“I think that these situations are blurry and there is no fine line of what the school can and cannot suspend students for what they say on social media,” sophomore Heidi McLean said. “If the school district is in favor then they will have more power over students. This power will allow schools to silence students in cases where it may be unnecessary.”
The ethics and legal implications of using social media as an emotional vent
Although school officials might not have agreed with Levy’s word choices in her post, justices have discussed that it is not surprising that a teen would use this kind of language, especially in times of stress and frustration. Justice Brett Kavanaugh has noted, “She blew off steam like millions of kids” and called the school’s response as “disportionate punishment.” If the court decides to place off-campus speech in the hands of schools, administrators may have the right to punish students all day long.
“We all get frustrated and say negative things about others, it is human nature,” McLean said. “The only difference is that students are doing so on social media. This may be unappealing to adults, but you have to understand that we were born into a technological world and social media has been around for our entire lives. For some, it is the only place that they feel they can express themselves, so it makes sense that a student might post about their feelings. It is no different than you talking about someone negatively with a friend.”
Even though Levy’s post was against many peoples’ ethical values, the proper medium for where the punishment should take place still needs to be considered. In order to preserve students’ free speech rights, a better solution would be having a structured liability system established on social media platforms. This would hold users accountable directly where the offense occurred, without having an off-campus situation extend into school affairs.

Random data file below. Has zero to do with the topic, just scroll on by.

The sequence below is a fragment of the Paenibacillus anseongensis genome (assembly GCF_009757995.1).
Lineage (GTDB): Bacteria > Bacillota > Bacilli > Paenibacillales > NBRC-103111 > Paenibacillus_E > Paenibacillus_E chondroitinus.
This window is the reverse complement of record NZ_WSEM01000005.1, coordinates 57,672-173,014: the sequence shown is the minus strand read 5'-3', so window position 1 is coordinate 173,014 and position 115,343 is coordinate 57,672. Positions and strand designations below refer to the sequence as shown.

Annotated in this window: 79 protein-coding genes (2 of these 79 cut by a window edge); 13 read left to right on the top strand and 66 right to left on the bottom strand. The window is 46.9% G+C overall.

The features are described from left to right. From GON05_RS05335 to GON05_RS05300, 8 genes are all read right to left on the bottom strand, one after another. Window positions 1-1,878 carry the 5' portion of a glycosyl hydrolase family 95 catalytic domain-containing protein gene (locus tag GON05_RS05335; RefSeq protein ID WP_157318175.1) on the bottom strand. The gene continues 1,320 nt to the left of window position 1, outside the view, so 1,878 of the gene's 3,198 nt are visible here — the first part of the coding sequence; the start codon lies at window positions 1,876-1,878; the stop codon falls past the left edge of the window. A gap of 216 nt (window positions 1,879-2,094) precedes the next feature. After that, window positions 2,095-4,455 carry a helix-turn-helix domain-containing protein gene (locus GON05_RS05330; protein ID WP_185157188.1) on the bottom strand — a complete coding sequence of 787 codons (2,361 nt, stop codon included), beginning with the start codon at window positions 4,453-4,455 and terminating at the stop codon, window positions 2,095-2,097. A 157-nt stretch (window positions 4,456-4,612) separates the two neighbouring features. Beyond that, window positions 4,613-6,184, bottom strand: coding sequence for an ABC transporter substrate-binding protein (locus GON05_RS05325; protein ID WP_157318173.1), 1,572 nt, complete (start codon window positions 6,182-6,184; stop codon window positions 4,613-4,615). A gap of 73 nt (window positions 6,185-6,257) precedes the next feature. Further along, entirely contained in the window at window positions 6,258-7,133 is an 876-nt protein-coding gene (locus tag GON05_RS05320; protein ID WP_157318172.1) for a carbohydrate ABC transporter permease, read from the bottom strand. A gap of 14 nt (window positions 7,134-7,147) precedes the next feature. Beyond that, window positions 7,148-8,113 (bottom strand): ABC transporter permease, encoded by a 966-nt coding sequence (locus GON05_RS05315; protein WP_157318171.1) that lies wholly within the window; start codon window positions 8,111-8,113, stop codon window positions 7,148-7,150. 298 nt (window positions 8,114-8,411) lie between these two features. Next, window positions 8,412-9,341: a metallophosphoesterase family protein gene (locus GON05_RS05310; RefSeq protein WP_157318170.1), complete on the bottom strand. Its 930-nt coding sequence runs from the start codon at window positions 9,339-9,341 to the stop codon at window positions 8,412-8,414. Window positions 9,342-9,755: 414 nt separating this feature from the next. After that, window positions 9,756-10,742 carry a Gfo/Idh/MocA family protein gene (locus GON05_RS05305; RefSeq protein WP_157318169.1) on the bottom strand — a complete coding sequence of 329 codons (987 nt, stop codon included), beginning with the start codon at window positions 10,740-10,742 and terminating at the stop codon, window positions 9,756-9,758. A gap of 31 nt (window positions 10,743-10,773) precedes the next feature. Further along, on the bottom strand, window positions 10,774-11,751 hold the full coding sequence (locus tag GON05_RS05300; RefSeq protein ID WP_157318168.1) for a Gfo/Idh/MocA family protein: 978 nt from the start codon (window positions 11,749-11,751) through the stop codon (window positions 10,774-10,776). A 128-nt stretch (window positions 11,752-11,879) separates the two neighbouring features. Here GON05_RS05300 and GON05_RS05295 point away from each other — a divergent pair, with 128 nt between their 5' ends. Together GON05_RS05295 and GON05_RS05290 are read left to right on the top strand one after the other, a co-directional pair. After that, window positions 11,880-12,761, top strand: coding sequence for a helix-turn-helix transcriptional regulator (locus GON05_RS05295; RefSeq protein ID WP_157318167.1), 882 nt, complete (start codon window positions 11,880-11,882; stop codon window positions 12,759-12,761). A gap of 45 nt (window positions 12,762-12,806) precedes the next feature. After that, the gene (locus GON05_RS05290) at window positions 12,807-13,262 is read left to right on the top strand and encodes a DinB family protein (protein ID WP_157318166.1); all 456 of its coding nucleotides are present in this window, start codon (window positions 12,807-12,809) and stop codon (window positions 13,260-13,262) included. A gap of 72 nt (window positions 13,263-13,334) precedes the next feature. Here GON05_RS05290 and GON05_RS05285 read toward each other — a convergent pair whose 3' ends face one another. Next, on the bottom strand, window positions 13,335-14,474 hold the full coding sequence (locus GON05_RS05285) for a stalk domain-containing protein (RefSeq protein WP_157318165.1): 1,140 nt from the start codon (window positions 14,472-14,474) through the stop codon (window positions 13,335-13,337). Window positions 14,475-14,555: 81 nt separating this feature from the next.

Another weakness in the school’s argument is that they never had the cheerleading team sign an agreement that posting any derogatory statement about school-related activities is prohibited. If they had done so, the school could have rightfully accused Levy of a breach of contract. However, this was not the case and their policies regarding this issue were not clear. Therefore, in reality, the school has no basis as to what they are punishing Levy for.
“I don’t think that the school has the right to suspend the student,” McLean said. “People share their opinions of others all the time in conversations and on social media. Although it may have been morally wrong for the student to say bad things about the school, she was upset and there is no disciplinary reason that the school had to suspend her.”
The ACLU has also released a statement that schools may only punish student speech if it is a form of harassment, bullying or discrimination. However, Levy’s post did not attack anyone directly nor did it express intolerance against any minority group. Consequently, suspending her for what was essentially an opinion would unquestionably violate free speech rights.
“Freedom of speech is a basic human right and schools should not have the authority to interfere with this freedom in any way,” McLean said.
Free speech as the foundation for societal change
Sharing opinions is the fundamental trigger for positive change, and suppressing this action not only hinders the ability for society to be one step closer to a better world, but also implants the false understanding in students that they need to remain silent and not let their opinions be heard. This can have disastrous long-term consequences, especially in times of injustice when speaking up is nearly the only device for change. This country is built on the belief that each individual has a voice that can and should be heard, and school officials should not only acknowledge this idea, but also embrace and encourage it.
“I hope that the ruling is in favor of the student,” McLean said. “As a student myself, the prospect of losing my voice in an already authoritative environment is very scary. I understand that the school needs rules to keep everyone safe, but allowing them to silence us is taking it too far.”